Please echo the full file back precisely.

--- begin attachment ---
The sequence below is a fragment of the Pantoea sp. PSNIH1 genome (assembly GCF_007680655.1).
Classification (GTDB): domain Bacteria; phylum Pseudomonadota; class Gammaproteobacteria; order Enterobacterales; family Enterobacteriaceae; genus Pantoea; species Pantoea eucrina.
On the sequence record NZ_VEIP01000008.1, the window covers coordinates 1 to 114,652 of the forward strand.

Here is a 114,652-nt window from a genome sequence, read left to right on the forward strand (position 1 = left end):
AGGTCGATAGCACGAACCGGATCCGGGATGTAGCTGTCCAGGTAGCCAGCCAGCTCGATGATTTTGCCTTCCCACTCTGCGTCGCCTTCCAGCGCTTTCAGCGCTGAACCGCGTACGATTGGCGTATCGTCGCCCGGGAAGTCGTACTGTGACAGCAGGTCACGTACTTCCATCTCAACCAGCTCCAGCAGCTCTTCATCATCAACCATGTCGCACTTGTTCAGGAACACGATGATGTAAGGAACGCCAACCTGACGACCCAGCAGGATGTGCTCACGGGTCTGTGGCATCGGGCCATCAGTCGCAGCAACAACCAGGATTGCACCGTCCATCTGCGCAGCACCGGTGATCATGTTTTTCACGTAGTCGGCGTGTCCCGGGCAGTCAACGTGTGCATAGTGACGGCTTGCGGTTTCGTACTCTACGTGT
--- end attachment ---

The sequence below is a fragment of the Pantoea sp. PSNIH1 genome (assembly GCF_007680655.1).
Classification (GTDB): domain Bacteria; phylum Pseudomonadota; class Gammaproteobacteria; order Enterobacterales; family Enterobacteriaceae; genus Pantoea; species Pantoea eucrina.
On the sequence record NZ_VEIP01000008.1, the window covers coordinates 1 to 114,652 of the forward strand.

Here is a 114,652-nt window from a genome sequence, read left to right on the forward strand (position 1 = left end):
AGGTCGATAGCACGAACCGGATCCGGGATGTAGCTGTCCAGGTAGCCAGCCAGCTCGATGATTTTGCCTTCCCACTCTGCGTCGCCTTCCAGCGCTTTCAGCGCTGAACCGCGTACGATTGGCGTATCGTCGCCCGGGAAGTCGTACTGTGACAGCAGGTCACGTACTTCCATCTCAACCAGCTCCAGCAGCTCTTCATCATCAACCATGTCGCACTTGTTCAGGAACACGATGATGTAAGGAACGCCAACCTGACGACCCAGCAGGATGTGCTCACGGGTCTGTGGCATCGGGCCATCAGTCGCAGCAACAACCAGGATTGCACCGTCCATCTGCGCAGCACCGGTGATCATGTTTTTCACGTAGTCGGCGTGTCCCGGGCAGTCAACGTGTGCATAGTGACGGCTTGCGGTTTCGTACTCTACGTGT